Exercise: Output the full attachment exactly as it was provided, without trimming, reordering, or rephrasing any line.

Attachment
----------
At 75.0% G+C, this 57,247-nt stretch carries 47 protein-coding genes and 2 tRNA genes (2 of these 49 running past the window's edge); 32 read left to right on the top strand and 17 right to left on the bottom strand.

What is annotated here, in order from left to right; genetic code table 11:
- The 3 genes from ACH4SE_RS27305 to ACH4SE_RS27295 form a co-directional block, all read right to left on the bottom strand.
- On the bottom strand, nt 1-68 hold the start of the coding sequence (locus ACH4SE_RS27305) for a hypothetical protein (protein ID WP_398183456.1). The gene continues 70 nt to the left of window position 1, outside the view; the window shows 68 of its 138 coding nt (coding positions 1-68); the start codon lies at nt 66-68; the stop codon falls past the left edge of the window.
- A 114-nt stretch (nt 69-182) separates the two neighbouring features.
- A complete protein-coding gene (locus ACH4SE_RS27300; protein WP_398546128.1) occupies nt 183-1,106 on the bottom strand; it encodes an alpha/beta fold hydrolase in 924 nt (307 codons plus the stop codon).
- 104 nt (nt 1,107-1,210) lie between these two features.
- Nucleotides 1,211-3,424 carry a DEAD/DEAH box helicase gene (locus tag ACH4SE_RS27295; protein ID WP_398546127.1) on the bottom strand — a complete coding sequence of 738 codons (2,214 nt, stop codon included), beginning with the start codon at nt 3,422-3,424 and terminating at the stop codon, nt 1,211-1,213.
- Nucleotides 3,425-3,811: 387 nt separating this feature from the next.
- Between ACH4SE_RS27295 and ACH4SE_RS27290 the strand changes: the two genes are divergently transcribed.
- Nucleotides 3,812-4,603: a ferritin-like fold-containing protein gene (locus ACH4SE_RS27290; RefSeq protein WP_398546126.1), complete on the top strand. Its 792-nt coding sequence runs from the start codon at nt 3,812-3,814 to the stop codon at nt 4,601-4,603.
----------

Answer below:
At 75.0% G+C, this 57,247-nt stretch carries 47 protein-coding genes and 2 tRNA genes (2 of these 49 running past the window's edge); 32 read left to right on the top strand and 17 right to left on the bottom strand.

What is annotated here, in order from left to right; genetic code table 11:
- The 3 genes from ACH4SE_RS27305 to ACH4SE_RS27295 form a co-directional block, all read right to left on the bottom strand.
- On the bottom strand, nt 1-68 hold the start of the coding sequence (locus ACH4SE_RS27305) for a hypothetical protein (protein ID WP_398183456.1). The gene continues 70 nt to the left of window position 1, outside the view; the window shows 68 of its 138 coding nt (coding positions 1-68); the start codon lies at nt 66-68; the stop codon falls past the left edge of the window.
- A 114-nt stretch (nt 69-182) separates the two neighbouring features.
- A complete protein-coding gene (locus ACH4SE_RS27300; protein WP_398546128.1) occupies nt 183-1,106 on the bottom strand; it encodes an alpha/beta fold hydrolase in 924 nt (307 codons plus the stop codon).
- 104 nt (nt 1,107-1,210) lie between these two features.
- Nucleotides 1,211-3,424 carry a DEAD/DEAH box helicase gene (locus tag ACH4SE_RS27295; protein ID WP_398546127.1) on the bottom strand — a complete coding sequence of 738 codons (2,214 nt, stop codon included), beginning with the start codon at nt 3,422-3,424 and terminating at the stop codon, nt 1,211-1,213.
- Nucleotides 3,425-3,811: 387 nt separating this feature from the next.
- Between ACH4SE_RS27295 and ACH4SE_RS27290 the strand changes: the two genes are divergently transcribed.
- Nucleotides 3,812-4,603: a ferritin-like fold-containing protein gene (locus ACH4SE_RS27290; RefSeq protein WP_398546126.1), complete on the top strand. Its 792-nt coding sequence runs from the start codon at nt 3,812-3,814 to the stop codon at nt 4,601-4,603.